There is the argument, of course, that in the case where capital punishment is in force there is always the danger that an innocent person may be convicted and executed. I consider the chance of that happening as being very remote, especially in circumstances where it should be the recognized practice, as I think it is, that no one should be convicted and suffer capital punishment on the basis of circumstantial evidence. We should ask ourselves what the potential risk of this happening to an individual is. I contend that any Canadian citizen-you and I included- stands a far greater chance of being murdered than of being executed as a murderer who is in fact innocent. The relative chances are infinitesimal. If our purpose is to protect society, we should remember that the penalty should be such that no one can construe society's attitude as being in the least bit soft or as condoning in the slightest degree the taking of human life illegally by someone who plans it for his convenience or advancement.
It is a fact that when murders are committed the victims, generally speaking, have no means whatsoever of preventing it from happening. They are victims in the sense that they have no means of protecting themselves in advance or of taking precautions against it happening so as to make certain that they will not become murder victims. On the other hand, we can protect ourselves from the gallows. Any individual who takes the view that it is a terrible thing to inflict capital punishment on a Canadian citizen, regardless of what he has done, should remember that no one will ever be executed for murder or suffer any other punishment for murder, including imprisonment, if he chooses not to because all the citizen has to do to avoid that danger is not to murder anybody. Surely that is not too great a demand to make on the ordinary Canadian citizen.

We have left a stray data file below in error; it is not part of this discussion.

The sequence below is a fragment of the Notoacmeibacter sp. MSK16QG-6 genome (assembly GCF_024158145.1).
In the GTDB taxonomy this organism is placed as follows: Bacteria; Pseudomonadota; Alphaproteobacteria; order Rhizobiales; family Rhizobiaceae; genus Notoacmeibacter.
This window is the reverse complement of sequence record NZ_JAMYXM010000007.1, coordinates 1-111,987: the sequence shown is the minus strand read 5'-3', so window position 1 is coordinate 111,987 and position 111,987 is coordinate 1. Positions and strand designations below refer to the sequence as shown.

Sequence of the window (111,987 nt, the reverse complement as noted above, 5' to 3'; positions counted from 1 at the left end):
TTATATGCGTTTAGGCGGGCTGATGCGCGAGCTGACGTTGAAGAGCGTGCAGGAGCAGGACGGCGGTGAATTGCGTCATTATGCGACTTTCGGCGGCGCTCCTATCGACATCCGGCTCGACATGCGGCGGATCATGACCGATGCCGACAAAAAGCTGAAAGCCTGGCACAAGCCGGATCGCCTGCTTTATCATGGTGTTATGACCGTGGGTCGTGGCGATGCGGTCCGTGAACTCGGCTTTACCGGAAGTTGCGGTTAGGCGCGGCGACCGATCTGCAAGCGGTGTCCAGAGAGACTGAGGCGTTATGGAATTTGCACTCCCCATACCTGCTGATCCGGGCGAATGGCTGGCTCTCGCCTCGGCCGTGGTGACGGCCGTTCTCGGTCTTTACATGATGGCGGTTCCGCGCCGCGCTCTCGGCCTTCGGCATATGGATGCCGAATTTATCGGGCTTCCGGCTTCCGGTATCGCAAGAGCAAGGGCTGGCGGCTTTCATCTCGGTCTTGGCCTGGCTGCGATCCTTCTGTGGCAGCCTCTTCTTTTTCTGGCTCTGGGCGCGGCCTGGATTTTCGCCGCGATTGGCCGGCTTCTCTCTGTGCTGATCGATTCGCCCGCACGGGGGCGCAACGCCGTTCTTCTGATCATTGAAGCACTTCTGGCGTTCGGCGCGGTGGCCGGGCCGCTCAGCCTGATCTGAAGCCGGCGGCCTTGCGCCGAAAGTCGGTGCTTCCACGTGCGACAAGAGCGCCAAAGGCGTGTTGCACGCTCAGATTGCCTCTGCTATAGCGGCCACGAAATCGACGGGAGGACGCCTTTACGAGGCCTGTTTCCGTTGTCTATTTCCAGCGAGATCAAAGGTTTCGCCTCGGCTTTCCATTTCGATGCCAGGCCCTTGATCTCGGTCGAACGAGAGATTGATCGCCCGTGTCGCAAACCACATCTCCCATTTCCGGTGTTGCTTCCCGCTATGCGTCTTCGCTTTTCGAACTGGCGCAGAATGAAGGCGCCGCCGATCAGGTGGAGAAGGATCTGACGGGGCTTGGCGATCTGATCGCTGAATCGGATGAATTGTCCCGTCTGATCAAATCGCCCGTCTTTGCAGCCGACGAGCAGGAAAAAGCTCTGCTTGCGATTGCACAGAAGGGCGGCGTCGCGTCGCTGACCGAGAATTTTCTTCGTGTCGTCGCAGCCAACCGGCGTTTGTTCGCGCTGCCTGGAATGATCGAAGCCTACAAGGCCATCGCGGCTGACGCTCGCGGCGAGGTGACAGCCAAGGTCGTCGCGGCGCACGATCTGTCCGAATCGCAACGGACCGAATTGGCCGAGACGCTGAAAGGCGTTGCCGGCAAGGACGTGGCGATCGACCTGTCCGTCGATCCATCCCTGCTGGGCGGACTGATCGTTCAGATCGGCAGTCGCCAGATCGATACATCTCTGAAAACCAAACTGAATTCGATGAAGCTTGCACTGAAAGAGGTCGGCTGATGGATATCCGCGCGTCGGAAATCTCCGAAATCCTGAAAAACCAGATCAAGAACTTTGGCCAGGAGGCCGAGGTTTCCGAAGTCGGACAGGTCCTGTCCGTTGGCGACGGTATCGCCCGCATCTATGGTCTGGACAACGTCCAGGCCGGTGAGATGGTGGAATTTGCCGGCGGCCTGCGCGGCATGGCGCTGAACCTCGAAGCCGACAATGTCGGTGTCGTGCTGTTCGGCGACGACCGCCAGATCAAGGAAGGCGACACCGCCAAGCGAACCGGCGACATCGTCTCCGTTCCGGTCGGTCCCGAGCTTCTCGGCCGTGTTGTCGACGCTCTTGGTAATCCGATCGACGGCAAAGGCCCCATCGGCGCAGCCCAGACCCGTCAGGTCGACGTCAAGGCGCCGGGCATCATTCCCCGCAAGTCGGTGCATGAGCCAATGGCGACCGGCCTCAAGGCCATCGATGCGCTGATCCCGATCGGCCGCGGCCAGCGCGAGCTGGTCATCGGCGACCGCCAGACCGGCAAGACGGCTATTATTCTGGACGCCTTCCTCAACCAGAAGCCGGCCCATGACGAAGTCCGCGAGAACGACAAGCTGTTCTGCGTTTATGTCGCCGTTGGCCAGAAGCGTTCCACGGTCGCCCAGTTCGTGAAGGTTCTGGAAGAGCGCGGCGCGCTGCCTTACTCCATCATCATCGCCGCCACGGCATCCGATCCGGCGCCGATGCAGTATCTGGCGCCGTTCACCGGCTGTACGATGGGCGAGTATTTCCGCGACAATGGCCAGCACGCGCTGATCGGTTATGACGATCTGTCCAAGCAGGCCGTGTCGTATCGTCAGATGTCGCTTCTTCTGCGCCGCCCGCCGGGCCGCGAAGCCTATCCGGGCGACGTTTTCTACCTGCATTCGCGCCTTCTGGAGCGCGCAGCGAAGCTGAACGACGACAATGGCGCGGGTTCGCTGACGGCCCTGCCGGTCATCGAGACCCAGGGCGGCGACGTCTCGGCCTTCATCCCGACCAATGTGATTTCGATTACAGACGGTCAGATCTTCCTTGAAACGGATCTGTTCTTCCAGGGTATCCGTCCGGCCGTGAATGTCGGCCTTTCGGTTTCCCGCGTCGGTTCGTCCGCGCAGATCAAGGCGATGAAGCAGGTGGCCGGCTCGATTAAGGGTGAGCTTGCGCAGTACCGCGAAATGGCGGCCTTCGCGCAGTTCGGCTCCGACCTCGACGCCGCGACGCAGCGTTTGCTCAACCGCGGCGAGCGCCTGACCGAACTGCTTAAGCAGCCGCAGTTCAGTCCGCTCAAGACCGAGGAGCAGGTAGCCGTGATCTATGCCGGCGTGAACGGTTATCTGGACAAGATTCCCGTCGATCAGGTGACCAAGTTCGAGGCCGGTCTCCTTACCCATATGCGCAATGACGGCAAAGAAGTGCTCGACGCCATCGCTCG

That sums up my views in a very rough and ready way. We should consider this matter against the much broader background of what the mores of our society are at the present time. I fear that, with the rapid urbanization that has taken place in recent years all over the world, with the urban sprawl where communities are wiped out, most of our large cities are only dormitory areas where people sleep during the night and carry on their activities during the day in an entirely different environment. Among these people the sense of community has disappeared, to the detriment of our society. As a result of the destruction of small communities where people were each other's neighbours in every sense of the word, we are gradually becoming a society of Levites who pass by on the other side of the many problems that face us, especially in the large urban societies. This is one of the reasons that many people, especially the young, are being "turned off" by our society, are being frustrated by it, are being pushed into ways of living that can only be detrimental to them, to us and to society as a whole in the long run.
I want to say one more thing before concluding. I make no apology for the stand I take. I am sick and tired of being preached at by people who hold the opposite view and who say I am some sort of mossback and that I should "get with it" and advance. We are bound to advance by the fact that time moves on-we cannot do anything about that-but that does not guarantee the improvement and progress of every generation and of society as a whole. I imagine, although there is no way of knowing, that people supporting the policies that brought about tbe fall of the Roman Empire said to the critics of the day, "get with it, we want progress". I do not want progress, nor do I want to accelerate it, if that so-called progress is not real progress but only accelerates the decline in our standard of life and the quality of our society.
Subtopic: CRIMINAL CODE
Sub-subtopic: REINSTATEMENT OF LAW RELATING TO CAPITAL PUNISHMENT THAT EXISTED PRIOR TO DECEMBER 30, 1972